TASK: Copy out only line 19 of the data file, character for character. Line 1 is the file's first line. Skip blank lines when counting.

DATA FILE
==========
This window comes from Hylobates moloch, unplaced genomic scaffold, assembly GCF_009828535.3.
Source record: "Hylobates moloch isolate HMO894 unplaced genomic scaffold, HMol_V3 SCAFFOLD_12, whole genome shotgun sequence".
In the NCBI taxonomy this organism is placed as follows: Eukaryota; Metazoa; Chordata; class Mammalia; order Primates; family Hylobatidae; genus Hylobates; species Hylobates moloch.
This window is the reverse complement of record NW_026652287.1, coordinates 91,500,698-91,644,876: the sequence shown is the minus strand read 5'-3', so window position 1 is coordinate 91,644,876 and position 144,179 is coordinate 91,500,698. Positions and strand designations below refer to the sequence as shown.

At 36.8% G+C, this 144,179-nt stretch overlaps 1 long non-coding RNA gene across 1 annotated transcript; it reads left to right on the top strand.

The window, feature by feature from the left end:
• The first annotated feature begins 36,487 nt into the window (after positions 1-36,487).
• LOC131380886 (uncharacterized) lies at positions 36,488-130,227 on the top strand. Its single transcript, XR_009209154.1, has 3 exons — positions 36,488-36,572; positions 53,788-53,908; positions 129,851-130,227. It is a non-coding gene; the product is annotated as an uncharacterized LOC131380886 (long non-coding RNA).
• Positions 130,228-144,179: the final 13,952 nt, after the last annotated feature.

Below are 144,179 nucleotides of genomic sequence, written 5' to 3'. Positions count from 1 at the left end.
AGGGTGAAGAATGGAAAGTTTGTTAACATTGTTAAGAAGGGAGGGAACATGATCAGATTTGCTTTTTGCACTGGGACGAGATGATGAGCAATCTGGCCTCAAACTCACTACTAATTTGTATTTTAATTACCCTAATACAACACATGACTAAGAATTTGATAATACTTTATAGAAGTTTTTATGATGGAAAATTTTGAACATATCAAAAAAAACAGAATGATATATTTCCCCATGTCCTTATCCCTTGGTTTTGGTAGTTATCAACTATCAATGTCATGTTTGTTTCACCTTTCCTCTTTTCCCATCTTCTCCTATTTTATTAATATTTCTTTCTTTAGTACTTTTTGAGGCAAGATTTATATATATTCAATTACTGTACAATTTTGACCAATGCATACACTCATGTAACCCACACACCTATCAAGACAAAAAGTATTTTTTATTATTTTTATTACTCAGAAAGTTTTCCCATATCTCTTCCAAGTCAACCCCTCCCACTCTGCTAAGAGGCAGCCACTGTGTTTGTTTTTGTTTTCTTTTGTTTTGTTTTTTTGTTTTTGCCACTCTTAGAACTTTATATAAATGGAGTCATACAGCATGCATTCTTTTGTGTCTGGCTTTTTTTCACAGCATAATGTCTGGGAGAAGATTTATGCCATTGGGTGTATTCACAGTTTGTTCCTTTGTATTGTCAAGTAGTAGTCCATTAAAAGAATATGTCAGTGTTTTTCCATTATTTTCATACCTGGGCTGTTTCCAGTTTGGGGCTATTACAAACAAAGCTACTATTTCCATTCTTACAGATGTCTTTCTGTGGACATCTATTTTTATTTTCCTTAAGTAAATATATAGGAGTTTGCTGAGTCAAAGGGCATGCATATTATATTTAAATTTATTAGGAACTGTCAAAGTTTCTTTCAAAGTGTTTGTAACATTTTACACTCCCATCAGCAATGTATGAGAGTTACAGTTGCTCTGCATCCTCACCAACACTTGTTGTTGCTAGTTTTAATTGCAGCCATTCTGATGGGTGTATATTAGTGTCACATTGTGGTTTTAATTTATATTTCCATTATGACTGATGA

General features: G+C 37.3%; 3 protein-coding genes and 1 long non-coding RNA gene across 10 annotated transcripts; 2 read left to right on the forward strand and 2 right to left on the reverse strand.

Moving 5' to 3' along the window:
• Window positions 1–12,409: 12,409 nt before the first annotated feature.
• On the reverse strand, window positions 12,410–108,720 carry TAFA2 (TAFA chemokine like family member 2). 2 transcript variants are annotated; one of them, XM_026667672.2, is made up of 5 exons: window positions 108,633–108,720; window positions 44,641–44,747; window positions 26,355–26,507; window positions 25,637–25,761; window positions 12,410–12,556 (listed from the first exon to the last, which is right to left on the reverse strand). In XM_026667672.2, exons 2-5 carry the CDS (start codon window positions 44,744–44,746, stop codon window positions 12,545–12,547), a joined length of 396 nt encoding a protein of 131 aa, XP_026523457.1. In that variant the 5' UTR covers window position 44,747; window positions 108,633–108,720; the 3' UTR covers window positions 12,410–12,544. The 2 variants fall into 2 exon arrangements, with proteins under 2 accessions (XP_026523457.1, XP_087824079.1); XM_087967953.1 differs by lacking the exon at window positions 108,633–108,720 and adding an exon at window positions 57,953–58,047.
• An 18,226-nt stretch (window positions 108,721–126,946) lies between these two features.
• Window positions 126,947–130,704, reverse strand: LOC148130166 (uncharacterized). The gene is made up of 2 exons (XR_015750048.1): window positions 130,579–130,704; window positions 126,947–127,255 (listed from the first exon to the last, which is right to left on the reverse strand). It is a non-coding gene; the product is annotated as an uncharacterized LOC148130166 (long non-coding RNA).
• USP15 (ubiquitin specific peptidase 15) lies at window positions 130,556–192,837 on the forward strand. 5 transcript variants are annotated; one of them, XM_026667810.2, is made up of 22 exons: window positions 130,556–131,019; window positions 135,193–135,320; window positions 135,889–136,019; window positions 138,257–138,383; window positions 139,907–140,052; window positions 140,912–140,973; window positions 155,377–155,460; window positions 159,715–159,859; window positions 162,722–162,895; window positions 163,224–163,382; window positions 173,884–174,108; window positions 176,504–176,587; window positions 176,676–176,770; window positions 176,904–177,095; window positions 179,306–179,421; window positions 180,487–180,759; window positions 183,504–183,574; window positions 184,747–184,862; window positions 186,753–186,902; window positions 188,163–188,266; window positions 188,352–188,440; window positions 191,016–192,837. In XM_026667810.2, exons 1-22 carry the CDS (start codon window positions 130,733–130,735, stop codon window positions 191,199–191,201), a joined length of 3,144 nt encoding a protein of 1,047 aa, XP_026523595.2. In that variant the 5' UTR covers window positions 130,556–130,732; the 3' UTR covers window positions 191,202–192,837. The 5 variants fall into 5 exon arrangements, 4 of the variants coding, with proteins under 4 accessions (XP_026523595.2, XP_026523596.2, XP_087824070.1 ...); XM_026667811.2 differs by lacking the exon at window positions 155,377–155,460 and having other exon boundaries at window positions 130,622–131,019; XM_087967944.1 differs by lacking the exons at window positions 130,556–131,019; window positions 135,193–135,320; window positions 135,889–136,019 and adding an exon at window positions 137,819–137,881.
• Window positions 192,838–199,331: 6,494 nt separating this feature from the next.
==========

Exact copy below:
• Window positions 192,838–199,331: 6,494 nt separating this feature from the next.